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Former Folsom mayor comes out, opposes Prop. 8

By: Roger Phelps, The Telegraph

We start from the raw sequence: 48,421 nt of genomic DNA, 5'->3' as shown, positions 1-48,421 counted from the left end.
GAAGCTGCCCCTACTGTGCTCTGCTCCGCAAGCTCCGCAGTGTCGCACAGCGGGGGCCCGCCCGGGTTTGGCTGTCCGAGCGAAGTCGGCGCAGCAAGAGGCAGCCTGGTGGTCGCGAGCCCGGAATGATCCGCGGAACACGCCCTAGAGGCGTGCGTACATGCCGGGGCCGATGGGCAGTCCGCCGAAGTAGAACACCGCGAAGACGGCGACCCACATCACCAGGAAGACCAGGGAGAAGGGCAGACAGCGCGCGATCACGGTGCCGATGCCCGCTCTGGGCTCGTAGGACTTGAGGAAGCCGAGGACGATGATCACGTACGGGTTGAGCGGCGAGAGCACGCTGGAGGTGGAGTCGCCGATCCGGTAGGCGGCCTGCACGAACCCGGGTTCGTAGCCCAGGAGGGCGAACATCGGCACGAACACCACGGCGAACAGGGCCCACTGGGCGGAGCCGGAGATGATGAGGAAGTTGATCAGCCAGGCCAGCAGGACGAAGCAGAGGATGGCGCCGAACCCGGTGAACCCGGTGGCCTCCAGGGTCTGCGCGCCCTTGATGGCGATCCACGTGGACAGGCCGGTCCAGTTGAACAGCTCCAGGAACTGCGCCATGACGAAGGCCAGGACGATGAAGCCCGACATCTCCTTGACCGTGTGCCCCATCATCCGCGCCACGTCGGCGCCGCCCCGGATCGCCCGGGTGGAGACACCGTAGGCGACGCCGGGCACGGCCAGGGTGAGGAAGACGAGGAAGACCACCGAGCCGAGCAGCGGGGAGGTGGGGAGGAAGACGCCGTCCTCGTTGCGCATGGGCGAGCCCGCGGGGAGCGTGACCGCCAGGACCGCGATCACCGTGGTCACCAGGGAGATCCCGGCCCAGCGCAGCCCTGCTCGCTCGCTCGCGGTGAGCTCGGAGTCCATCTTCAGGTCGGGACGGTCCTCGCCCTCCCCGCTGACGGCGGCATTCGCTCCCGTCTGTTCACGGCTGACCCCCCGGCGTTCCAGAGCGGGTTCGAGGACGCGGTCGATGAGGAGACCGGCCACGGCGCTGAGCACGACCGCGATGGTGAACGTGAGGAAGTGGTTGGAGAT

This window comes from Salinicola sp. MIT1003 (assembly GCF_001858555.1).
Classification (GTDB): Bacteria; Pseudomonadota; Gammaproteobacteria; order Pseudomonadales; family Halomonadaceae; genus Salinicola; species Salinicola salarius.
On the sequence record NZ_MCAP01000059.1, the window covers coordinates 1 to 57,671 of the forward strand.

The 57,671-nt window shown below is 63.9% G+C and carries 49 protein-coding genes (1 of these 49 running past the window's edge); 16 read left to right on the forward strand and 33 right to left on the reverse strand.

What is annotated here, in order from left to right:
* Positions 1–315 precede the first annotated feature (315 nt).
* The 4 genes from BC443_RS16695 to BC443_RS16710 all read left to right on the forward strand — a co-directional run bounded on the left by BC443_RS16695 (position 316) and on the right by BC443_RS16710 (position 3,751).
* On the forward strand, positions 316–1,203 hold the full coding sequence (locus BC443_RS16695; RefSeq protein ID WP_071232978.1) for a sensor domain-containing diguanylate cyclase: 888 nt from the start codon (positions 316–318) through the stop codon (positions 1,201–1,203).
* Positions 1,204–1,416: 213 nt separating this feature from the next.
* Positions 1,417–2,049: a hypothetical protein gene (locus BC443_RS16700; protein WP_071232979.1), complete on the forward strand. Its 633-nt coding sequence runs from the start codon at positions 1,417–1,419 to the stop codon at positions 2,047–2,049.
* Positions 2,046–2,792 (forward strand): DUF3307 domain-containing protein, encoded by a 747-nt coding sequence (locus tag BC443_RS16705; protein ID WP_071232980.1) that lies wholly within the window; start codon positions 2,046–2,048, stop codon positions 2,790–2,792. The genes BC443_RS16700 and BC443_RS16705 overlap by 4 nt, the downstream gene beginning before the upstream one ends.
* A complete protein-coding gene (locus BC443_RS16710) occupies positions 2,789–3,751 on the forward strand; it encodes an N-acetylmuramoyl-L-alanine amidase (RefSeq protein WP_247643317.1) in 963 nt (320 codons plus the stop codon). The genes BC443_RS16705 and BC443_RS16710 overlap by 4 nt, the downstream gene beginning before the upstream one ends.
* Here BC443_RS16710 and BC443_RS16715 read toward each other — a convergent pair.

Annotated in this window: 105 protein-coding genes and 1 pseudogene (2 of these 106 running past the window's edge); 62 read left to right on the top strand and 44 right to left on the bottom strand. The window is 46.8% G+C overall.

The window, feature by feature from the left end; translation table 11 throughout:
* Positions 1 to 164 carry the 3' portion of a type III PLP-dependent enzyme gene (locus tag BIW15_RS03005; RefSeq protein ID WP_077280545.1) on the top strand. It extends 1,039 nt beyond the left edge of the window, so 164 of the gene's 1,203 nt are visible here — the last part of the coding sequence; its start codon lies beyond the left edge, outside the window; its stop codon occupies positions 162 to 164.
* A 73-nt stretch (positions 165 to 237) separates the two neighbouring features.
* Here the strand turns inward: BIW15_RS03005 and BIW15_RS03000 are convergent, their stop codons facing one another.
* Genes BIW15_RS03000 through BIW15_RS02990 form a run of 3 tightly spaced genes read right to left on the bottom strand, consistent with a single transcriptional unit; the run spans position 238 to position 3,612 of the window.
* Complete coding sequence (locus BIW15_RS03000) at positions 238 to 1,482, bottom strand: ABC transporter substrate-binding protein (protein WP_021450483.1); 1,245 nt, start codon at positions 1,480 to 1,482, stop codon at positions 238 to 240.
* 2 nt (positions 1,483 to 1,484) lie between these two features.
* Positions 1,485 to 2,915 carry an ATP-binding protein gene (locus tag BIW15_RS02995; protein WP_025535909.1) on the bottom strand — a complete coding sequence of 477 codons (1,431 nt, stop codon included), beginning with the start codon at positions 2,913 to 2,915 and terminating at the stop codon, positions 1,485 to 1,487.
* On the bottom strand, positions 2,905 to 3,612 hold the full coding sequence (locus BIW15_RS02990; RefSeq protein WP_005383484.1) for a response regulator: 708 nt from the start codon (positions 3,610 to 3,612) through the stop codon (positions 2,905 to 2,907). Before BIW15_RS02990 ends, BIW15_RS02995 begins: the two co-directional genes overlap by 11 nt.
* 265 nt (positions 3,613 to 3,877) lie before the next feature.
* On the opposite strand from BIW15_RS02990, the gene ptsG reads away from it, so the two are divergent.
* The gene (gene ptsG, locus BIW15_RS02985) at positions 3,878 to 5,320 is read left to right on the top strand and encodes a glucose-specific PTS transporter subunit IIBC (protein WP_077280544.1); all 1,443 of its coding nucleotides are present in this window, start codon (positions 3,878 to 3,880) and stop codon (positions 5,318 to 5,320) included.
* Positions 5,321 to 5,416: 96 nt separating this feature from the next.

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With a state gay-marriage vote just days away, former Folsom Mayor Glenn Fait advertised that he's gay and strongly opposed to Prop. 8, which would ban same-sex marriages. "As a gay man, I have a personal interest in Prop. 8," Fait's paid ad in The Telegraph Oct. 22 reads in part. "My civil rights are at stake. That is one reason I ask the people of Folsom to vote no on Prop. 8." While he has no plans to marry, Fait said one intent of his ad was to put give the marriage issue a human face. Fait's quarter-page ad ran on page A17 of The Telegraph. "The ad is extremely courageous," said Dennis Winger, Folsom resident. "The people who say, 'So what?' don't understand why he did it. It was not to announce that he's gay." At a "No on Prop. 8" rally in Folsom Oct. 23, Placerville resident John Savage said of Fait's ad, "I really like it. Sixteen years ago, when my partner died, I had to have his sister come sign for final arrangements." Resident Richard Dean said of same-sex marriage, "I couldn't care less -- if people want to get married, let them get married." Dean's friend Leo Hall, of Phoenix, Az. said most Arizonans, too, are unconcerned about gay marriage, despite Arizona being "a pretty conservative state." "It's immigration that's big in Phoenix politics right now," Hall said. Resident Reema Sereen said, "It doesn't matter as long as you're doing everything others do, maybe doing them better -- being mayor is a big responsibility." Fait served on the Folsom City Council from 1994 to 1998, and was mayor in 1995-96. "That was kind of a golden age," Fait said. "I signed the contract for the Natoma Bridge, and the contract for the historic Truss Bridge (improvement). We got light rail. I don't want to take a lot of credit for that. Bob Holderness, my predecessor mayor, gets a lot of credit." Fait, an attorney, was instrumental in removing Folsom code-enforcement cases from a crowded legal system, making them administrative matters. Fait said he hadn't had notice of a "No on Prop. 8" rally scheduled today on East Bidwell Street in Folsom, but that he supported it. "I'm obviously very much against Prop. 8, and therefore any constructive ways to get people to vote against it, I'm in favor," Fait said. --- Glenn Fait's advertisement: PLEASE VOTE NO ON 8 I have lived in Folsom most of my life. I was given the honor of being elected to the City Council and served as Mayor of the City of Folsom. As a gay man, I have a personal interest in Proposition 8. My civil rights are at stake. That is one reason I ask the people of Folsom to vote no on Proposition 8. I also ask you to vote no in memory of my Aunt Eleanor Fait. She was one of the best people I have ever known. She lived a full, productive life of service. From her volunteering to serve as one of the first WAC officers during World War II to her work as a State official protecting the rights of women and seniors. Five books were based on her amazing life. Some of you may remember Eleanor as a volunteer at the Folsom Historical Society. Some of you attended her 90th birthday party. Eleanor shared over 50 years of her life with her friend and partner Ruth Ward. They had an enduring relationship the envy of any married couple. When Eleanor died at age ninety three, Ruth was denied the right to be at her side. Although this happened because of a hospital mix up, I am convinced that they could have been together at the end of Eleanor’s life if they had been married. I don’t know if Eleanor and Ruth would have married, if that had been possible during their lives. But they should not have been denied that possibility. I ask you to please Vote No on Proposition 8 in memory of my Aunt Eleanor and her partner Ruth. Thank you, Glenn Fait, Former Mayor of Folsom